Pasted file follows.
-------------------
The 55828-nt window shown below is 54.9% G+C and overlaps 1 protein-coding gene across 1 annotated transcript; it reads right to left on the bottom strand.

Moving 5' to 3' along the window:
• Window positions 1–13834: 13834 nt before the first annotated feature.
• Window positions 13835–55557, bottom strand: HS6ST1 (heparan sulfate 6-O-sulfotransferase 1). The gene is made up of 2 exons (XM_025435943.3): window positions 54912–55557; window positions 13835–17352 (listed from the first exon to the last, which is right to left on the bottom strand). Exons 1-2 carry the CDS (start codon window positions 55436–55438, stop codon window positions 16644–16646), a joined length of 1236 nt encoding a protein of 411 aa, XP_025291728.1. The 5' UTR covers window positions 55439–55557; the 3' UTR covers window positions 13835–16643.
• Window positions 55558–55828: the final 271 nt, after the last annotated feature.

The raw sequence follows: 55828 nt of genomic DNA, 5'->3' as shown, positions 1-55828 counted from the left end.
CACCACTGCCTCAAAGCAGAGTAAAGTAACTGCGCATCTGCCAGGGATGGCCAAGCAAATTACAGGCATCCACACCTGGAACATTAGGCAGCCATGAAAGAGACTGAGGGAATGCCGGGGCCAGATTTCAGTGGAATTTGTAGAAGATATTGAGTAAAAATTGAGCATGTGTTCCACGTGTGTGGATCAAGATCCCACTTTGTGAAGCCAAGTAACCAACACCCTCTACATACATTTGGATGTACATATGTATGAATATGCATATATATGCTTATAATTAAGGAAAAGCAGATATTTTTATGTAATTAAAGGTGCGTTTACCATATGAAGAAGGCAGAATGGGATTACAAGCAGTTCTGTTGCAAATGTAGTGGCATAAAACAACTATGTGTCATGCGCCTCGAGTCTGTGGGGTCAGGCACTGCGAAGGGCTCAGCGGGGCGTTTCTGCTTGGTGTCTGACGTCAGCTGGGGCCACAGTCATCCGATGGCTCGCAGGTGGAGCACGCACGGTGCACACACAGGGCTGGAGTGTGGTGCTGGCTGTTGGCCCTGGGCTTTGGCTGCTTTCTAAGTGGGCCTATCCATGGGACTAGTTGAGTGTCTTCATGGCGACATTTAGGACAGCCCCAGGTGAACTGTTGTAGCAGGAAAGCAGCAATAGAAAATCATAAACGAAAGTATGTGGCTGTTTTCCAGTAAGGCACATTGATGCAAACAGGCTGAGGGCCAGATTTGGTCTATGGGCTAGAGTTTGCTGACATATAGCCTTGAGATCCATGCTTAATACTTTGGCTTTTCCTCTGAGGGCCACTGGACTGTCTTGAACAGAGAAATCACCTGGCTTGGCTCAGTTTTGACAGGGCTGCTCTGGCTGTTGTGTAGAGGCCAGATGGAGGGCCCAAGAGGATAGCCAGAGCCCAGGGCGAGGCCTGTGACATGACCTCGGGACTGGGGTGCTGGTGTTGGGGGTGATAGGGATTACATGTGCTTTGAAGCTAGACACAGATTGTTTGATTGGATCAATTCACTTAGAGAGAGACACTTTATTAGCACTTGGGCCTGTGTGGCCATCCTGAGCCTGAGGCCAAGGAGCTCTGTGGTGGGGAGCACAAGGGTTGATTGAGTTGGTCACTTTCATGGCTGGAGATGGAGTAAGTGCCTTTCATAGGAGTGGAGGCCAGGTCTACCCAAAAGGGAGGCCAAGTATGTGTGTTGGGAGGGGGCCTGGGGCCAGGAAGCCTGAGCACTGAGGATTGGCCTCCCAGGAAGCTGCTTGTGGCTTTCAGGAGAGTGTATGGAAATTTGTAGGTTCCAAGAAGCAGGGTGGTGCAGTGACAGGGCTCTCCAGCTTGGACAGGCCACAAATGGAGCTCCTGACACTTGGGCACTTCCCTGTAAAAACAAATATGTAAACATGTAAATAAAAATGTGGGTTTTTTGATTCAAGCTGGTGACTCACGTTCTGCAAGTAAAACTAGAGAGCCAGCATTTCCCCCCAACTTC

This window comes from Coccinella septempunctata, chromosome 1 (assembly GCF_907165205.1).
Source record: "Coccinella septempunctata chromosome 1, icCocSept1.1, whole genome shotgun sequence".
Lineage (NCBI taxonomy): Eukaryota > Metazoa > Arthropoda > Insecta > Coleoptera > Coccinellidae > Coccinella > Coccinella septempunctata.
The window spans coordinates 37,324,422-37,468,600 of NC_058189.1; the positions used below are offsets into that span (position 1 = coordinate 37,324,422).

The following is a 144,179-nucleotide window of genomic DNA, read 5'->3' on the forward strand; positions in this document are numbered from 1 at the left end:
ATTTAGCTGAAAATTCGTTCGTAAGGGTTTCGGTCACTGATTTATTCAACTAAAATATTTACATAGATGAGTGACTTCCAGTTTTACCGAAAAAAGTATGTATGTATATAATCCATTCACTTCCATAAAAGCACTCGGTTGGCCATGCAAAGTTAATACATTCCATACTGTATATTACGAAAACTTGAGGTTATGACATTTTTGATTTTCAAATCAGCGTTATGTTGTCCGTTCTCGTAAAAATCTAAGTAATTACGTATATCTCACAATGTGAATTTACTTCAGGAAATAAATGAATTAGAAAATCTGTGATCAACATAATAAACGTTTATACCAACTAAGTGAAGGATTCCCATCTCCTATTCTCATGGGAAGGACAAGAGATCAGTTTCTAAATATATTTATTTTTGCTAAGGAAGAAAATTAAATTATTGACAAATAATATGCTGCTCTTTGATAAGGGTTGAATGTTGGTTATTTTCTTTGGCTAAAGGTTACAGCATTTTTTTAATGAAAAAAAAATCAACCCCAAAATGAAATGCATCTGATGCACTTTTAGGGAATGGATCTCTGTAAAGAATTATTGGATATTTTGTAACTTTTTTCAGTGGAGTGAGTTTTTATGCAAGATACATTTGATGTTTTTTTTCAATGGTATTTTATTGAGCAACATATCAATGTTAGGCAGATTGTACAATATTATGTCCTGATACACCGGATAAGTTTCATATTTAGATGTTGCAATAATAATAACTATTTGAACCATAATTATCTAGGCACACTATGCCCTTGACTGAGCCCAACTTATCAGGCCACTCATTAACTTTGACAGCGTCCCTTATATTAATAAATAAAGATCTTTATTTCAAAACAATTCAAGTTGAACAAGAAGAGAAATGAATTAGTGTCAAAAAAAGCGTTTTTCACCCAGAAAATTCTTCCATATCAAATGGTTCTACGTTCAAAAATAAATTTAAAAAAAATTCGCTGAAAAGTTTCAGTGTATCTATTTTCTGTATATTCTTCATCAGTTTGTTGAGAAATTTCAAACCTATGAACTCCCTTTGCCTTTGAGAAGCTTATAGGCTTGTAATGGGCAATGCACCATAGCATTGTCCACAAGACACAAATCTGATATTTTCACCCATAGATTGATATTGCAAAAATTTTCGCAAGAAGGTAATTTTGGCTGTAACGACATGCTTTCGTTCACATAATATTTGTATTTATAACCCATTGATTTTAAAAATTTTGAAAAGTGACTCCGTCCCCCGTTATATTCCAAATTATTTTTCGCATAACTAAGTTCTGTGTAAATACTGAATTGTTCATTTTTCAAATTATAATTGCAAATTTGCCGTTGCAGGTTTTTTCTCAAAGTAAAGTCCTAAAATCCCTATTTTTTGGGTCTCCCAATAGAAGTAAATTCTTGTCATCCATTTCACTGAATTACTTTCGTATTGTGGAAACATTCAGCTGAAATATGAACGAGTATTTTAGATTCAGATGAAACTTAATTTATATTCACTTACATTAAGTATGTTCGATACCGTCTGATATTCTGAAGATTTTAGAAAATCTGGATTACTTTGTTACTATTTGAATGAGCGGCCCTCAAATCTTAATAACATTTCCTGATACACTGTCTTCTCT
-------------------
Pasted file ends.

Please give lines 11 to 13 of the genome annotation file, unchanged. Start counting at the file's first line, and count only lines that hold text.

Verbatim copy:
The window spans coordinates 37,324,422-37,468,600 of NC_058189.1; the positions used below are offsets into that span (position 1 = coordinate 37,324,422).

The following is a 144,179-nucleotide window of genomic DNA, read 5'->3' on the forward strand; positions in this document are numbered from 1 at the left end:
ATTTAGCTGAAAATTCGTTCGTAAGGGTTTCGGTCACTGATTTATTCAACTAAAATATTTACATAGATGAGTGACTTCCAGTTTTACCGAAAAAAGTATGTATGTATATAATCCATTCACTTCCATAAAAGCACTCGGTTGGCCATGCAAAGTTAATACATTCCATACTGTATATTACGAAAACTTGAGGTTATGACATTTTTGATTTTCAAATCAGCGTTATGTTGTCCGTTCTCGTAAAAATCTAAGTAATTACGTATATCTCACAATGTGAATTTACTTCAGGAAATAAATGAATTAGAAAATCTGTGATCAACATAATAAACGTTTATACCAACTAAGTGAAGGATTCCCATCTCCTATTCTCATGGGAAGGACAAGAGATCAGTTTCTAAATATATTTATTTTTGCTAAGGAAGAAAATTAAATTATTGACAAATAATATGCTGCTCTTTGATAAGGGTTGAATGTTGGTTATTTTCTTTGGCTAAAGGTTACAGCATTTTTTTAATGAAAAAAAAATCAACCCCAAAATGAAATGCATCTGATGCACTTTTAGGGAATGGATCTCTGTAAAGAATTATTGGATATTTTGTAACTTTTTTCAGTGGAGTGAGTTTTTATGCAAGATACATTTGATGTTTTTTTTCAATGGTATTTTATTGAGCAACATATCAATGTTAGGCAGATTGTACAATATTATGTCCTGATACACCGGATAAGTTTCATATTTAGATGTTGCAATAATAATAACTATTTGAACCATAATTATCTAGGCACACTATGCCCTTGACTGAGCCCAACTTATCAGGCCACTCATTAACTTTGACAGCGTCCCTTATATTAATAAATAAAGATCTTTATTTCAAAACAATTCAAGTTGAACAAGAAGAGAAATGAATTAGTGTCAAAAAAAGCGTTTTTCACCCAGAAAATTCTTCCATATCAAATGGTTCTACGTTCAAAAATAAATTTAAAAAAAATTCGCTGAAAAGTTTCAGTGTATCTATTTTCTGTATATTCTTCATCAGTTTGTTGAGAAATTTCAAACCTATGAACTCCCTTTGCCTTTGAGAAGCTTATAGGCTTGTAATGGGCAATGCACCATAGCATTGTCCACAAGACACAAATCTGATATTTTCACCCATAGATTGATATTGCAAAAATTTTCGCAAGAAGGTAATTTTGGCTGTAACGACATGCTTTCGTTCACATAATATTTGTATTTATAACCCATTGATTTTAAAAATTTTGAAAAGTGACTCCGTCCCCCGTTATATTCCAAATTATTTTTCGCATAACTAAGTTCTGTGTAAATACTGAATTGTTCATTTTTCAAATTATAATTGCAAATTTGCCGTTGCAGGTTTTTTCTCAAAGTAAAGTCCTAAAATCCCTATTTTTTGGGTCTCCCAATAGAAGTAAATTCTTGTCATCCATTTCACTGAATTACTTTCGTATTGTGGAAACATTCAGCTGAAATATGAACGAGTATTTTAGATTCAGATGAAACTTAATTTATATTCACTTACATTAAGTATGTTCGATACCGTCTGATATTCTGAAGATTTTAGAAAATCTGGATTACTTTGTTACTATTTGAATGAGCGGCCCTCAAATCTTAATAACATTTCCTGATACACTGTCTTCTCT